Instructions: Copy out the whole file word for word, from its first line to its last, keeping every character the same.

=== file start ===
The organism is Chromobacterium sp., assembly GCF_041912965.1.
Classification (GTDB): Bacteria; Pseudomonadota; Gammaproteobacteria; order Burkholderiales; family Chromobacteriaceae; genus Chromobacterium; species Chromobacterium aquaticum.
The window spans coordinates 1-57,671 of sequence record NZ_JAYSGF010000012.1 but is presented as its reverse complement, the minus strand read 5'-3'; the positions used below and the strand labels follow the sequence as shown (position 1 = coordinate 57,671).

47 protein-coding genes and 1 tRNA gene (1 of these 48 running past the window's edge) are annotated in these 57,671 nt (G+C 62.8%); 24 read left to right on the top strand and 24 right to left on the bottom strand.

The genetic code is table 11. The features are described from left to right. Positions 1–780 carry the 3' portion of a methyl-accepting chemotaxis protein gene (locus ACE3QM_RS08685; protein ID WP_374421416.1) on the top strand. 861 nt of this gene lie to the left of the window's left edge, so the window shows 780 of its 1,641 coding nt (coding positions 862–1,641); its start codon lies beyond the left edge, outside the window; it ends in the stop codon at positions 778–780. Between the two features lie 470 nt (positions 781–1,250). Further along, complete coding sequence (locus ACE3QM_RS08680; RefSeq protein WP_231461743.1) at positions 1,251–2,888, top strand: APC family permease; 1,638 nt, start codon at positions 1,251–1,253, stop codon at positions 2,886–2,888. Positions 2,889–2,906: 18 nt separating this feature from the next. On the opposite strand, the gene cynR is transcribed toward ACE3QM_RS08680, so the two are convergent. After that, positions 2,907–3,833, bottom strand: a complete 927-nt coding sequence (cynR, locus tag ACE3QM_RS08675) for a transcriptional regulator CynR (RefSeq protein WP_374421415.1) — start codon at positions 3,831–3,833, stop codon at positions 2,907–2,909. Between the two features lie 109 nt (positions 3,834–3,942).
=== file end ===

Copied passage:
The organism is Chromobacterium sp., assembly GCF_041912965.1.
Classification (GTDB): Bacteria; Pseudomonadota; Gammaproteobacteria; order Burkholderiales; family Chromobacteriaceae; genus Chromobacterium; species Chromobacterium aquaticum.
The window spans coordinates 1-57,671 of sequence record NZ_JAYSGF010000012.1 but is presented as its reverse complement, the minus strand read 5'-3'; the positions used below and the strand labels follow the sequence as shown (position 1 = coordinate 57,671).

47 protein-coding genes and 1 tRNA gene (1 of these 48 running past the window's edge) are annotated in these 57,671 nt (G+C 62.8%); 24 read left to right on the top strand and 24 right to left on the bottom strand.

The genetic code is table 11. The features are described from left to right. Positions 1–780 carry the 3' portion of a methyl-accepting chemotaxis protein gene (locus ACE3QM_RS08685; protein ID WP_374421416.1) on the top strand. 861 nt of this gene lie to the left of the window's left edge, so the window shows 780 of its 1,641 coding nt (coding positions 862–1,641); its start codon lies beyond the left edge, outside the window; it ends in the stop codon at positions 778–780. Between the two features lie 470 nt (positions 781–1,250). Further along, complete coding sequence (locus ACE3QM_RS08680; RefSeq protein WP_231461743.1) at positions 1,251–2,888, top strand: APC family permease; 1,638 nt, start codon at positions 1,251–1,253, stop codon at positions 2,886–2,888. Positions 2,889–2,906: 18 nt separating this feature from the next. On the opposite strand, the gene cynR is transcribed toward ACE3QM_RS08680, so the two are convergent. After that, positions 2,907–3,833, bottom strand: a complete 927-nt coding sequence (cynR, locus tag ACE3QM_RS08675) for a transcriptional regulator CynR (RefSeq protein WP_374421415.1) — start codon at positions 3,831–3,833, stop codon at positions 2,907–2,909. Between the two features lie 109 nt (positions 3,834–3,942).